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Nineteen years ago I lost my mom to ALS. Five years ago I lost my brother Rich to ALS. Six days ago I lost my brother Bob to ALS. That makes my family part of the very unlucky 10% of all ALS cases. Those that are hereditary. An incredibly sad and frightening fact of life. But it also means something else.
It means 90% of all ALS cases are totally random. Random. That means it could happen to anyone, at any time. Including you, or a friend, or someone YOU love. It’s time to end ALS — for everyone’s sake.
What’s In Your Bucket?
It’s now August. Time for the 2015 Ice Bucket Challenge. This year it doesn’t matter what you pour over your head. Be creative! It just matters that you participate, donate, and continue the challenge to raise ALS awareness. So many lives depend on it. Maybe one day even yours.
The Mackney Warriors ALS Fundraising Campaign
Please help us end ALS by donating here to ALS TDI today and furthering ALS research.
On behalf of the entire Mackney family — and every person touched by the devastation of ALS — thank you!
#endALS #themackneywarriors #icebucketchallenge #EveryAugustUntilACure
BY AMY MADSEN ON WED, 2013-10-16 05:00
An MDA-supported team of researchers has linked ALS-causing mutations in the FUS gene to impaired DNA repair — a known cause of neurodegeneration.
A failure to repair damaged DNA appears to play an important role in amyotrophic lateral sclerosis (ALS), an MDA-supported team of researchers reports.
DNA, the molecule that encodes the “genetic blueprint” for life, often sustains damage, but various mechanisms employed by the cell typically repair it right away. When the cell’s DNA repair capabilities are impaired, however, it leads to the progressive loss of structure or function of nerve cells (neurodegeneration) that is seen in ALS and other diseases with neurological components.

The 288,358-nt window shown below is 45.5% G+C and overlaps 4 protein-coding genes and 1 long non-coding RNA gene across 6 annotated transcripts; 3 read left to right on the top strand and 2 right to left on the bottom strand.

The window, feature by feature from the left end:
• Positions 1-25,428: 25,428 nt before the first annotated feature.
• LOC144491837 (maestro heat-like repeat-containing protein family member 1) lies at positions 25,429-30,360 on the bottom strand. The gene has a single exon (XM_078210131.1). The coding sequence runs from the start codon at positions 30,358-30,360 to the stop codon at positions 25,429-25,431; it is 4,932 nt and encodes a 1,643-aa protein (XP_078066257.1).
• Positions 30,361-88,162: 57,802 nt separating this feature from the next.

Li-Huei Tsai at the Massachusetts Institute of Technology in Cambridge, Mass., and colleagues, showed that ALS-causing mutations in the FUS gene impair the DNA damage response in motor neurons, the muscle-controlling nerve cells that die in ALS.
The findings link DNA damage with ALS and suggest that therapies designed to boost the DNA repair process in motor neurons may be effective treatments for the disease.
Click here for the entire article.
As Steve Gleason battles ALS, he shares his unique bond with the iconic band Pearl Jam. The band gave the former Saint a revealing interview opportunity based on Steve’s friendship with guitarist, Mike McCready.
Click here to watch Steve’s inspiring video with the band.
It was seven years ago this month that Steve Gleason achieved immortality among New Orleans Saints fans when he blocked a punt in the team’s first game in the Superdome following Hurricane Katrina. But it was two years ago this month that Gleason inspired people far beyond the gridiron when he revealed he is living with amyotrophic lateral sclerosis (ALS).
On the eve of Gleason Gras, his annual event to raise awareness of ALS and support the Gleason Family Trust, Gleason agreed to an email interview. He answered Gambit’s questions with the use of assistive technology that allows him to type using his eyes.